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UPDATE: How Can Florida’s Homestead Exemption Benefit Me?

Posted on in Bankruptcy

Miami bankruptcy attorney homestead exemption

Originally published: July 20, 2020 -- Updated: March 18, 2022

Update: Florida homeowners will want to understand exactly how the homestead exemption may be used in cases involving bankruptcy or foreclosure. The Florida State Constitution states that a property that is considered a homestead will be exempt from “forced sale” based on debts that are unrelated to the property itself. That is, a creditor who is seeking repayment for another loan, such as the balance on a credit card, may not place a lien on a debtor’s home. However, a mortgage lender will have the right to pursue foreclosure if a homeowner defaults on their loan. Unpaid property taxes may result in tax liens, and a mechanic’s lien may be placed on a home if a contractor is not paid for work performed on the property.

The homestead exemption will also apply in Chapter 7 bankruptcy cases. This type of bankruptcy may require a debtor to liquidate certain assets to repay debts owed to creditors before these debts will be discharged. Since a homestead is exempt from forced sale, a homeowner will be able to maintain ownership, as long as they are current on their mortgage payments. For those who have fallen behind on mortgage payments, Chapter 13 bankruptcy may be an option that will allow them to make up the past-due amounts and any related fees or other payments that are owed to the lender.

The homestead exemption will apply to a person’s primary residence, but not to other property they own, such as vacation homes. A property located in a city or municipality may qualify for the homestead exemption if it is up to half an acre in size, and properties outside of a municipality may be up to 160 acres. If you have questions about how the homestead exemption applies to you and how you can protect against the loss of your home in bankruptcy or foreclosure cases, contact our Sunrise bankruptcy attorney at 754-332-2101 and set up a consultation.



If your home or property is considered a “homestead,” there are numerous legal protections available to you. It is important to know the qualifications of a homestead if you are a Florida resident. For example, the benefits can save you thousands of dollars each year, as well as protect your home if you are on the verge of bankruptcy. In order to apply for homestead exemption, you must have the legal or beneficial title to your home on January 1 of the year in question. So, if you applied this year, you must have had the title by January 1, 2020. You must also permanently reside at this home—those with Florida vacation homes do not apply. The application for homestead exemption must be submitted between January 1 and March 1 at the property appraiser’s office in your respective county. This application need only be done once, as the homestead status will remain active unless you inform the property appraiser’s office otherwise.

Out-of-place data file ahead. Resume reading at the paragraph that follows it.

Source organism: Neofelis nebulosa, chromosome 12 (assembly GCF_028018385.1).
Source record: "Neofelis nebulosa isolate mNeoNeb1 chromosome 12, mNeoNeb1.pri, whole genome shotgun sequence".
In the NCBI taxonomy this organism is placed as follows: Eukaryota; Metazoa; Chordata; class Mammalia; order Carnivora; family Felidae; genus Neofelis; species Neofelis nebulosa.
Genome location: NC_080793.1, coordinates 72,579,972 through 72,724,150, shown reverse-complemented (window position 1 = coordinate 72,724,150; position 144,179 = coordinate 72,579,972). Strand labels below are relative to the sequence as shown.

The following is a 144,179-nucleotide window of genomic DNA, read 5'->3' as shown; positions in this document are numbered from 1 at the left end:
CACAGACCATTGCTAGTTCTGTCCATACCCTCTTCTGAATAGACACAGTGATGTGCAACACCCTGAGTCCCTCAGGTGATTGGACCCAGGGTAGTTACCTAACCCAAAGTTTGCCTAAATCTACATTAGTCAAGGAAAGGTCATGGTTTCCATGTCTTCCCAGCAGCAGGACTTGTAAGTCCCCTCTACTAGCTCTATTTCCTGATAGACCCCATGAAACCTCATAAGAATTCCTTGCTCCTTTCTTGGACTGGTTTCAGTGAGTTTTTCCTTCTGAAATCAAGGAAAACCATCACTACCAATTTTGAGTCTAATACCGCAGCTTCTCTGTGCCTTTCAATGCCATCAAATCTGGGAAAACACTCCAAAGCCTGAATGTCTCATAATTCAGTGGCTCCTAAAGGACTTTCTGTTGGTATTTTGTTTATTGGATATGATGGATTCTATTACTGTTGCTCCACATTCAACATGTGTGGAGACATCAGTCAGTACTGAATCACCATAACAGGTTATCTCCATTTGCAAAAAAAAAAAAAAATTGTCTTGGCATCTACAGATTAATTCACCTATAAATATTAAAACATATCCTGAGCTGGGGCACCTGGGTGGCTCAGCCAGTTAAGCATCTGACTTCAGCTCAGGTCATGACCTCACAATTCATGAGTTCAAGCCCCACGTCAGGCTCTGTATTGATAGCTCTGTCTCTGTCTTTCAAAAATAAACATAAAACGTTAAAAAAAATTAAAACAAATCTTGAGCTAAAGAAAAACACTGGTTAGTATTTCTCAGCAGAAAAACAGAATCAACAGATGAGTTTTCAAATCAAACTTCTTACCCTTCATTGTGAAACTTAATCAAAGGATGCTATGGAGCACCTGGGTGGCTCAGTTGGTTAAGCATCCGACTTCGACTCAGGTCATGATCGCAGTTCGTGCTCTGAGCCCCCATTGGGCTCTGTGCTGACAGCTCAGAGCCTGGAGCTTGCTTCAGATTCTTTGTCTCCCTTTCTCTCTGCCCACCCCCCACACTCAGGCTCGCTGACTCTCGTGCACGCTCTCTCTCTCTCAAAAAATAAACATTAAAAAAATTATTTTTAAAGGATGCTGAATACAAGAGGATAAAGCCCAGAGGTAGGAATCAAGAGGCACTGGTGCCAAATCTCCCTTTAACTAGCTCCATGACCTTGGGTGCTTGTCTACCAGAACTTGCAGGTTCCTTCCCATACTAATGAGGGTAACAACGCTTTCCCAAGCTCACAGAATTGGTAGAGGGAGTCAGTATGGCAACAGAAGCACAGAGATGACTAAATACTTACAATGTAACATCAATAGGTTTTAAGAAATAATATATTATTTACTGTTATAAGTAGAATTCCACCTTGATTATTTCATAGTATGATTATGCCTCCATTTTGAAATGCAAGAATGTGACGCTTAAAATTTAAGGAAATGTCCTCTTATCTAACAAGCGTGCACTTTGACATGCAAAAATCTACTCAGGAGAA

Creditor Protection

If you find yourself in a significant amount of debt, you may be considering filing for bankruptcy. You likely feel pressured by your waiting creditors to sell your home and provide them with the proceeds to pay off your cumulative debts. While selling your home is an option, Florida law states that you cannot be forced to sell your home to pay off a debt if you are sued by a creditor. If you live in an unincorporated area, you can protect your home and up to half an acre of land from any forced sale. This protection also extends to anyone who inherits your home or property after you pass away. You should note that this homestead protection does not apply to those facing foreclosure, contractors’ liens, or past-due association fees. You may also be forced to sell your property in order to collect late property taxes.

Real Estate Taxes

Depending on the price of your property, you may be eligible for tax exemptions. A Florida property owner may be eligible to receive a tax exemption of up to $50,000, with the first $25,000 applying to property taxes (including school district taxes) and the second $25,000 is exempt from non-school taxes. The taxation of your property can be difficult to understand, but it is dependent upon the market value price of your property, as determined by an appraisal, and proper registration of your property as a Florida homestead.

Contact an Oakland Park Bankruptcy Lawyer

The thought of forcibly losing your home can be difficult to handle. Not only will you lose your residence, but you will also have to give up the place that holds special memories for your family. Luckily, many Floridians qualify for homestead exemption even if they do not realize it. That is why working with an experienced bankruptcy attorney is so critical because he or she can often provide you with solutions of which you were previously unaware. The Elliot Legal Group, P.A. assists families who are struggling to make ends meet and are considering filing for bankruptcy to pay off their accumulating debts. Our lawyer will help create a plan for you to legally pay off these debts without losing everything you own, including your house. For help with your case, call our knowledgeable Fort Lauderdale asset protection attorneys today at 754-332-2101 to schedule a private consultation.




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